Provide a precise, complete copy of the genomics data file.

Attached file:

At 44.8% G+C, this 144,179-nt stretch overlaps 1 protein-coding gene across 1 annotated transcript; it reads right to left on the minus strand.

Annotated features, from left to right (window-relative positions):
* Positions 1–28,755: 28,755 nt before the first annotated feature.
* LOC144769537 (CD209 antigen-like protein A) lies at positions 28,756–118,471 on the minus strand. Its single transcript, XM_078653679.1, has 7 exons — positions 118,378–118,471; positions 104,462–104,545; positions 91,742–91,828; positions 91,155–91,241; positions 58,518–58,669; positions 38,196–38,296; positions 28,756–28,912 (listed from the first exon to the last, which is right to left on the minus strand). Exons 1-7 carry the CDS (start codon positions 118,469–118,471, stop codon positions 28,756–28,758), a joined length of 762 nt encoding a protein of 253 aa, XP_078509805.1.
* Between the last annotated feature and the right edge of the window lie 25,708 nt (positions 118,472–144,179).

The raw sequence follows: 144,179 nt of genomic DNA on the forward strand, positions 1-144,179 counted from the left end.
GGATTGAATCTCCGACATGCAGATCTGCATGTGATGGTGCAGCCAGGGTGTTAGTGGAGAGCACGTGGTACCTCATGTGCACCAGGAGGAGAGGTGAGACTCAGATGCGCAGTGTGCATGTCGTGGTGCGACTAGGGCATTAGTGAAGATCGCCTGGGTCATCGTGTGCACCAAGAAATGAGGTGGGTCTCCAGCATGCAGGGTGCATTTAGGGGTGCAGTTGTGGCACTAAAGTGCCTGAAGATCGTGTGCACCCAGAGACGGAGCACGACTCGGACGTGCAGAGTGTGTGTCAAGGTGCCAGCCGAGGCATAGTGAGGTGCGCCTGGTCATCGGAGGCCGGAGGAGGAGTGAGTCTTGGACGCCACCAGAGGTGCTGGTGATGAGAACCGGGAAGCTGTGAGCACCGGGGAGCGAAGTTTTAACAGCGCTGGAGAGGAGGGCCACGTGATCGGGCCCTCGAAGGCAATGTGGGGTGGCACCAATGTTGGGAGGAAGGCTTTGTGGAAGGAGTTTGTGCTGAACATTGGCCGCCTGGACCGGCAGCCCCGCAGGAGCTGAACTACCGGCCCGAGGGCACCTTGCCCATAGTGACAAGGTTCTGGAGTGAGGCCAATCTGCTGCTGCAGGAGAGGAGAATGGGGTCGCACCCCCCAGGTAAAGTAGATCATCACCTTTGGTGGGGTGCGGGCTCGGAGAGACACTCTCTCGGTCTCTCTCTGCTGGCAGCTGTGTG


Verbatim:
At 44.8% G+C, this 144,179-nt stretch overlaps 1 protein-coding gene across 1 annotated transcript; it reads right to left on the minus strand.

Annotated features, from left to right (window-relative positions):
* Positions 1–28,755: 28,755 nt before the first annotated feature.
* LOC144769537 (CD209 antigen-like protein A) lies at positions 28,756–118,471 on the minus strand. Its single transcript, XM_078653679.1, has 7 exons — positions 118,378–118,471; positions 104,462–104,545; positions 91,742–91,828; positions 91,155–91,241; positions 58,518–58,669; positions 38,196–38,296; positions 28,756–28,912 (listed from the first exon to the last, which is right to left on the minus strand). Exons 1-7 carry the CDS (start codon positions 118,469–118,471, stop codon positions 28,756–28,758), a joined length of 762 nt encoding a protein of 253 aa, XP_078509805.1.
* Between the last annotated feature and the right edge of the window lie 25,708 nt (positions 118,472–144,179).

The raw sequence follows: 144,179 nt of genomic DNA on the forward strand, positions 1-144,179 counted from the left end.
GGATTGAATCTCCGACATGCAGATCTGCATGTGATGGTGCAGCCAGGGTGTTAGTGGAGAGCACGTGGTACCTCATGTGCACCAGGAGGAGAGGTGAGACTCAGATGCGCAGTGTGCATGTCGTGGTGCGACTAGGGCATTAGTGAAGATCGCCTGGGTCATCGTGTGCACCAAGAAATGAGGTGGGTCTCCAGCATGCAGGGTGCATTTAGGGGTGCAGTTGTGGCACTAAAGTGCCTGAAGATCGTGTGCACCCAGAGACGGAGCACGACTCGGACGTGCAGAGTGTGTGTCAAGGTGCCAGCCGAGGCATAGTGAGGTGCGCCTGGTCATCGGAGGCCGGAGGAGGAGTGAGTCTTGGACGCCACCAGAGGTGCTGGTGATGAGAACCGGGAAGCTGTGAGCACCGGGGAGCGAAGTTTTAACAGCGCTGGAGAGGAGGGCCACGTGATCGGGCCCTCGAAGGCAATGTGGGGTGGCACCAATGTTGGGAGGAAGGCTTTGTGGAAGGAGTTTGTGCTGAACATTGGCCGCCTGGACCGGCAGCCCCGCAGGAGCTGAACTACCGGCCCGAGGGCACCTTGCCCATAGTGACAAGGTTCTGGAGTGAGGCCAATCTGCTGCTGCAGGAGAGGAGAATGGGGTCGCACCCCCCAGGTAAAGTAGATCATCACCTTTGGTGGGGTGCGGGCTCGGAGAGACACTCTCTCGGTCTCTCTCTGCTGGCAGCTGTGTG